A heroically handsome Air Force captain, summoned to the base, argues that it should be destroyed. ... it offends his aesthetic tastes. The argument is short-circuited when an electric blanket thrown over the ice melts it. The Thing is alive, loose, and after blood ... literally.
From then on, things really get hot. The humans are hunting the Thing, and the Thing is hunting humans. It seems impossible to destroy it. It's vegetable, and bullets pass harmlessly through it; the camp huskies tear off an arm, and it grows another. In one terrific scene, the Thing crashes through a door into the living quarters, where members of the party are writing for it with buckets of gasoline.
Drenched and set on fire, the blazing Thing races back and forth, finally diving headlong through the window and into the snows ... very much alive. Suspense piles on suspense; two members of the party end in the Thing's abbatoir, and, adding to the tension, the scientists still want to capture it instead of destroy it.
That's as much of the story as it's fair to give. How does all this compare with Campbell's 'Who Goes There'? (ASF August '38, reprinted by Fantasy Press, USA, '48 ). Well, my advice is, forget that Campbell ever wrote that yarn upon which this film is based. There is no resemblance whatsoever, and if you go along with the idea that the film story is anything like the original, then I'm afraid that you're in for a disappointment.
The acting, by ''unknowns', is superb especially by Douglas Spencer who plays the part of 'Skeely', a newspaperman ... I think a definite nominee for the Academy Award for the best supporting player. Christian Nyby's direction is both imaginative and sympathetic, and Dimitri Tiomkin's brittle, alien music contributes much to the power of the film.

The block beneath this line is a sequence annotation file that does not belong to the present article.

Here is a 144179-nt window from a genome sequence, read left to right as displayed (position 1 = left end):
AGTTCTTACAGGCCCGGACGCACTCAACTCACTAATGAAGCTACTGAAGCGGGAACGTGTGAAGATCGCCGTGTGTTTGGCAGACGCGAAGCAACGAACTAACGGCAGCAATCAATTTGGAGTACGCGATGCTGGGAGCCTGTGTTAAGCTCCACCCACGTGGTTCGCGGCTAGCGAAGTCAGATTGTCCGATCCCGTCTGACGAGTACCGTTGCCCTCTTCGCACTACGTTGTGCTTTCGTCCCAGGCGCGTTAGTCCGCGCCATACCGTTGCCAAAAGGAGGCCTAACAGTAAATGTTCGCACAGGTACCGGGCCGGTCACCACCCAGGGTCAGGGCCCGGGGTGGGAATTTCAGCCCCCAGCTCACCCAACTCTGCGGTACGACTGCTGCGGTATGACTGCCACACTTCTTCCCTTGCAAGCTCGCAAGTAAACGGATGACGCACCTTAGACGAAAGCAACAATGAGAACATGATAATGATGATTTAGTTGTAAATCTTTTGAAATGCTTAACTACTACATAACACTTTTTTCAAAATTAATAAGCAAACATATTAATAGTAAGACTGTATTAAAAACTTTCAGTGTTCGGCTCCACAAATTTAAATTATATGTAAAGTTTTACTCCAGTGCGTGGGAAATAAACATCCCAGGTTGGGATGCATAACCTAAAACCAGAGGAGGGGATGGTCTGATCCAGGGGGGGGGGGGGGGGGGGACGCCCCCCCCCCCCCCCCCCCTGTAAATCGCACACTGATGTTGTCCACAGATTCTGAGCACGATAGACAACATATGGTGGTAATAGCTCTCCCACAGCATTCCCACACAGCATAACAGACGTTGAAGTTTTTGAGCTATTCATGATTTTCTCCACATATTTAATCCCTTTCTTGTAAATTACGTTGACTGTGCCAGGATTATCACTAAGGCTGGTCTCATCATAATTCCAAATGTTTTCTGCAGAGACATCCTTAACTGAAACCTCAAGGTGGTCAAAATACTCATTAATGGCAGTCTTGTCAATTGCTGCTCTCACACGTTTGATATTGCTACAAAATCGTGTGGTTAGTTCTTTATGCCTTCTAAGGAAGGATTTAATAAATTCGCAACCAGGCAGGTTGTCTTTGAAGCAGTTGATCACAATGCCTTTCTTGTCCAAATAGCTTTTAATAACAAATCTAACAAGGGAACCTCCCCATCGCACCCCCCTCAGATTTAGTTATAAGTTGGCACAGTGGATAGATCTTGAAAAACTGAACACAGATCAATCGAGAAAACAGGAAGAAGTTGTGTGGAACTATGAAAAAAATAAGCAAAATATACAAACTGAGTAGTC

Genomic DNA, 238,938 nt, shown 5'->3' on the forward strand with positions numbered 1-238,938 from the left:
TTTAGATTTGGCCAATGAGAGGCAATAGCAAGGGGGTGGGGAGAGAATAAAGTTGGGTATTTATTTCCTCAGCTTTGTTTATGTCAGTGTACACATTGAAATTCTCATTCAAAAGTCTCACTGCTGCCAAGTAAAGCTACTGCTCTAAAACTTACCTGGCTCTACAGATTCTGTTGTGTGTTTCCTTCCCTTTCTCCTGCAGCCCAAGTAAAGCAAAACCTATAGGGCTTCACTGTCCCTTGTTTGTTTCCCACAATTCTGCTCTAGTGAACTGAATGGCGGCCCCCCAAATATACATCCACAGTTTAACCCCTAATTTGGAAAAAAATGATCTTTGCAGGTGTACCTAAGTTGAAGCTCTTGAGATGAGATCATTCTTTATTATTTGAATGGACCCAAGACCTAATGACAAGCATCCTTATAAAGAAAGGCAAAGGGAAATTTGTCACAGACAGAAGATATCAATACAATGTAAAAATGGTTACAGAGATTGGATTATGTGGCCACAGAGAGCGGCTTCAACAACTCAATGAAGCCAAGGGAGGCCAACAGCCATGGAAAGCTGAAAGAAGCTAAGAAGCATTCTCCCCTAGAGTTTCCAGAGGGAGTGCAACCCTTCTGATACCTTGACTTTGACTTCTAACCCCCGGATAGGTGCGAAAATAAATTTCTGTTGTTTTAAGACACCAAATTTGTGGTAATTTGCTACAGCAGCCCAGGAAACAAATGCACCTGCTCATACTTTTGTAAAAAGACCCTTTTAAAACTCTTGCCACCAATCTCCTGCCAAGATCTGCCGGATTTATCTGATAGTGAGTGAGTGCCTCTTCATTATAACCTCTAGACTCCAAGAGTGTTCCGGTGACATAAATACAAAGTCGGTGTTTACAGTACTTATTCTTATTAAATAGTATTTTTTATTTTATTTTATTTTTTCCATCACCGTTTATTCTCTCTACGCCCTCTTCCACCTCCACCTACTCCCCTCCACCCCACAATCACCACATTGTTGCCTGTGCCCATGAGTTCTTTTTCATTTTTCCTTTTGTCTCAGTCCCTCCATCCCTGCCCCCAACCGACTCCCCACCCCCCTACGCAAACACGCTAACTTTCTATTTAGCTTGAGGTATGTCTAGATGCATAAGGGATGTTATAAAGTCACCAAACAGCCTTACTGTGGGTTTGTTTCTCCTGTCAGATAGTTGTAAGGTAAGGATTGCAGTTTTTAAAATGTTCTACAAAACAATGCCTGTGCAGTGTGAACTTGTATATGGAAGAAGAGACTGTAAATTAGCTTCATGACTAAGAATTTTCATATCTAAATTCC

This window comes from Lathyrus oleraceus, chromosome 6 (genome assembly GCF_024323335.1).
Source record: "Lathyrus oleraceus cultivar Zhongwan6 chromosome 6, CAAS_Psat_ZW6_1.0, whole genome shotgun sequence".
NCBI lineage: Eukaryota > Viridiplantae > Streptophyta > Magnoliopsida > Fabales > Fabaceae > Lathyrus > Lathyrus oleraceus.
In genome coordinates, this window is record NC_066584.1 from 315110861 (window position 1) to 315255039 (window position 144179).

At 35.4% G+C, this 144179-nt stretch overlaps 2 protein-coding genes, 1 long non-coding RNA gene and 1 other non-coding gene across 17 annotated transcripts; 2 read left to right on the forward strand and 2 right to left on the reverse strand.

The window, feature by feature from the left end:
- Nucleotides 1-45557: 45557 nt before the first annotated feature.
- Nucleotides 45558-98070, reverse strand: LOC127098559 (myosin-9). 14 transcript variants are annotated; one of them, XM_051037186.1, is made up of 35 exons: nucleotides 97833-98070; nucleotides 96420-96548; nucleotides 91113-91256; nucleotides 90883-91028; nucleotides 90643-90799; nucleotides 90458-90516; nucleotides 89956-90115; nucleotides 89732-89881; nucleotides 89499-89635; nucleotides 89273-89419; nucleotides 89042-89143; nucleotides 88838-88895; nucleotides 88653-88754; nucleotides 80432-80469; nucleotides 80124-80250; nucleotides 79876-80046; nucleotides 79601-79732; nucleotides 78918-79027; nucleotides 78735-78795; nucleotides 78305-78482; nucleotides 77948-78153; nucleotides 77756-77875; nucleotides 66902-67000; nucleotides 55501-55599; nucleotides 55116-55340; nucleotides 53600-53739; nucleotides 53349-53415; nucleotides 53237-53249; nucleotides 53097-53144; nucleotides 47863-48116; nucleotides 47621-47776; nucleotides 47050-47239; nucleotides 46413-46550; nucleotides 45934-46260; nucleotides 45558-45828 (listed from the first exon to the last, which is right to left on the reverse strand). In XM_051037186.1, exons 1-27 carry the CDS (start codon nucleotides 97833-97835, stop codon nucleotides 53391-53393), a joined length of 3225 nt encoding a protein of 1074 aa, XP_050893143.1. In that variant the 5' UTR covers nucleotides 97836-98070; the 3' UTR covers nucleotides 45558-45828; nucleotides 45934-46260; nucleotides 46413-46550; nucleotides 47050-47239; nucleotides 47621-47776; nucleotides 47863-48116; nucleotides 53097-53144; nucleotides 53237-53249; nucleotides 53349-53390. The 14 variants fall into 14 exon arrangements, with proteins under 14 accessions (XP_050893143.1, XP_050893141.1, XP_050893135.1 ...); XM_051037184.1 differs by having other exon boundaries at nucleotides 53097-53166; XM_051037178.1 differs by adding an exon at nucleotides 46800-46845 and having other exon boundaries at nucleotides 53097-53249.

It's a pity that such an excellent production should be marred by, the closing scenes, which show an extreme lack of imagination, and the Thing itself resembles an 8ft Sioux Indian who's gone to seed. Beyond that there is little to say against it ... I'd certainly rank this amongst the best s-f/fantasy films, and it really shows that Hollywood is trying to treat the subject as an adult medium of entertainment.
Go ... and when you've seen the Thing, perhaps you'll treat that vegetable patch with a little more respect!
*Ed. note: The original story, plus half a dozen others by the same author, which were originally reprinted in one hard-cover volume by Fantasy Press as 'Who Goes There', has now been reprinted, with the others, by Kemsley Press as a l/6d pocket-book. The title has been changed to 'The Thing'.